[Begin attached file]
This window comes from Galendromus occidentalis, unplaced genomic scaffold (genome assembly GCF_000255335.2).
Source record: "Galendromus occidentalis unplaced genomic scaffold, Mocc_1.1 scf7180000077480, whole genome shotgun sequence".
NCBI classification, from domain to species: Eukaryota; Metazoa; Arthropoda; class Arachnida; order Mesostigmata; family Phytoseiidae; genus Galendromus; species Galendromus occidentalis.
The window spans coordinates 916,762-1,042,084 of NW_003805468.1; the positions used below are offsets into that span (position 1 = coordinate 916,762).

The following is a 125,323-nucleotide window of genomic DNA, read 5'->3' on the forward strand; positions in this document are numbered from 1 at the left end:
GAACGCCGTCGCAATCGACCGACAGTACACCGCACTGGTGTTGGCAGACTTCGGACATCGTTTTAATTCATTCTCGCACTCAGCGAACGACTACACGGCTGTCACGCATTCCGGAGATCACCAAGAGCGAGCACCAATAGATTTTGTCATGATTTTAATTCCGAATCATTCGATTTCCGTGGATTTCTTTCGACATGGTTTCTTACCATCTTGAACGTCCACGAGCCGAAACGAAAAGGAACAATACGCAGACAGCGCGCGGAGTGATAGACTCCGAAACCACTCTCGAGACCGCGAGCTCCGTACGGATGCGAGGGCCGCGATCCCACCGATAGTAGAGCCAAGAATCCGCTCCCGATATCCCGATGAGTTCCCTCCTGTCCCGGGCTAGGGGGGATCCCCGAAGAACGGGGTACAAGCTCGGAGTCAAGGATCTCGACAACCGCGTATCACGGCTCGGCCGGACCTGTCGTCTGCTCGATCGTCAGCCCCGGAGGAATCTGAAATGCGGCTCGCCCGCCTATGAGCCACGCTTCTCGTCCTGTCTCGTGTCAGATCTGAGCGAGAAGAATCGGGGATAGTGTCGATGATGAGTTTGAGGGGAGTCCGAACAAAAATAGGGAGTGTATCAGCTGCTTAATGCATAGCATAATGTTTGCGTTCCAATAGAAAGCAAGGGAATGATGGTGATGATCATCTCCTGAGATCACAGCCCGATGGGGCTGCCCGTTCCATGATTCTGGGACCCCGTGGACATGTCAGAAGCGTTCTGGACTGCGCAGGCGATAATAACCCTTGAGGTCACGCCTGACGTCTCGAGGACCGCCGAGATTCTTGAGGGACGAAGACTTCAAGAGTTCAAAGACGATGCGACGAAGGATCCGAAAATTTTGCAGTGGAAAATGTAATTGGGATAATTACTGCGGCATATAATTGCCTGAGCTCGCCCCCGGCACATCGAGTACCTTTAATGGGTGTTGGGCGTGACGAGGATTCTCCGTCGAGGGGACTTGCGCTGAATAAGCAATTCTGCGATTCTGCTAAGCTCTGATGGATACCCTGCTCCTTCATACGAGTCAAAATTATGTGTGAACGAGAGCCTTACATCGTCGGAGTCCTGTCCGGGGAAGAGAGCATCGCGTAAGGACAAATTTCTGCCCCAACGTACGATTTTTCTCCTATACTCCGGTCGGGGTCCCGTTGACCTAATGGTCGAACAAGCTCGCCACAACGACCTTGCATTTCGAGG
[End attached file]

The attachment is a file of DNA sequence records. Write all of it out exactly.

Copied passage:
This window comes from Galendromus occidentalis, unplaced genomic scaffold (genome assembly GCF_000255335.2).
Source record: "Galendromus occidentalis unplaced genomic scaffold, Mocc_1.1 scf7180000077480, whole genome shotgun sequence".
NCBI classification, from domain to species: Eukaryota; Metazoa; Arthropoda; class Arachnida; order Mesostigmata; family Phytoseiidae; genus Galendromus; species Galendromus occidentalis.
The window spans coordinates 916,762-1,042,084 of NW_003805468.1; the positions used below are offsets into that span (position 1 = coordinate 916,762).

The following is a 125,323-nucleotide window of genomic DNA, read 5'->3' on the forward strand; positions in this document are numbered from 1 at the left end:
GAACGCCGTCGCAATCGACCGACAGTACACCGCACTGGTGTTGGCAGACTTCGGACATCGTTTTAATTCATTCTCGCACTCAGCGAACGACTACACGGCTGTCACGCATTCCGGAGATCACCAAGAGCGAGCACCAATAGATTTTGTCATGATTTTAATTCCGAATCATTCGATTTCCGTGGATTTCTTTCGACATGGTTTCTTACCATCTTGAACGTCCACGAGCCGAAACGAAAAGGAACAATACGCAGACAGCGCGCGGAGTGATAGACTCCGAAACCACTCTCGAGACCGCGAGCTCCGTACGGATGCGAGGGCCGCGATCCCACCGATAGTAGAGCCAAGAATCCGCTCCCGATATCCCGATGAGTTCCCTCCTGTCCCGGGCTAGGGGGGATCCCCGAAGAACGGGGTACAAGCTCGGAGTCAAGGATCTCGACAACCGCGTATCACGGCTCGGCCGGACCTGTCGTCTGCTCGATCGTCAGCCCCGGAGGAATCTGAAATGCGGCTCGCCCGCCTATGAGCCACGCTTCTCGTCCTGTCTCGTGTCAGATCTGAGCGAGAAGAATCGGGGATAGTGTCGATGATGAGTTTGAGGGGAGTCCGAACAAAAATAGGGAGTGTATCAGCTGCTTAATGCATAGCATAATGTTTGCGTTCCAATAGAAAGCAAGGGAATGATGGTGATGATCATCTCCTGAGATCACAGCCCGATGGGGCTGCCCGTTCCATGATTCTGGGACCCCGTGGACATGTCAGAAGCGTTCTGGACTGCGCAGGCGATAATAACCCTTGAGGTCACGCCTGACGTCTCGAGGACCGCCGAGATTCTTGAGGGACGAAGACTTCAAGAGTTCAAAGACGATGCGACGAAGGATCCGAAAATTTTGCAGTGGAAAATGTAATTGGGATAATTACTGCGGCATATAATTGCCTGAGCTCGCCCCCGGCACATCGAGTACCTTTAATGGGTGTTGGGCGTGACGAGGATTCTCCGTCGAGGGGACTTGCGCTGAATAAGCAATTCTGCGATTCTGCTAAGCTCTGATGGATACCCTGCTCCTTCATACGAGTCAAAATTATGTGTGAACGAGAGCCTTACATCGTCGGAGTCCTGTCCGGGGAAGAGAGCATCGCGTAAGGACAAATTTCTGCCCCAACGTACGATTTTTCTCCTATACTCCGGTCGGGGTCCCGTTGACCTAATGGTCGAACAAGCTCGCCACAACGACCTTGCATTTCGAGG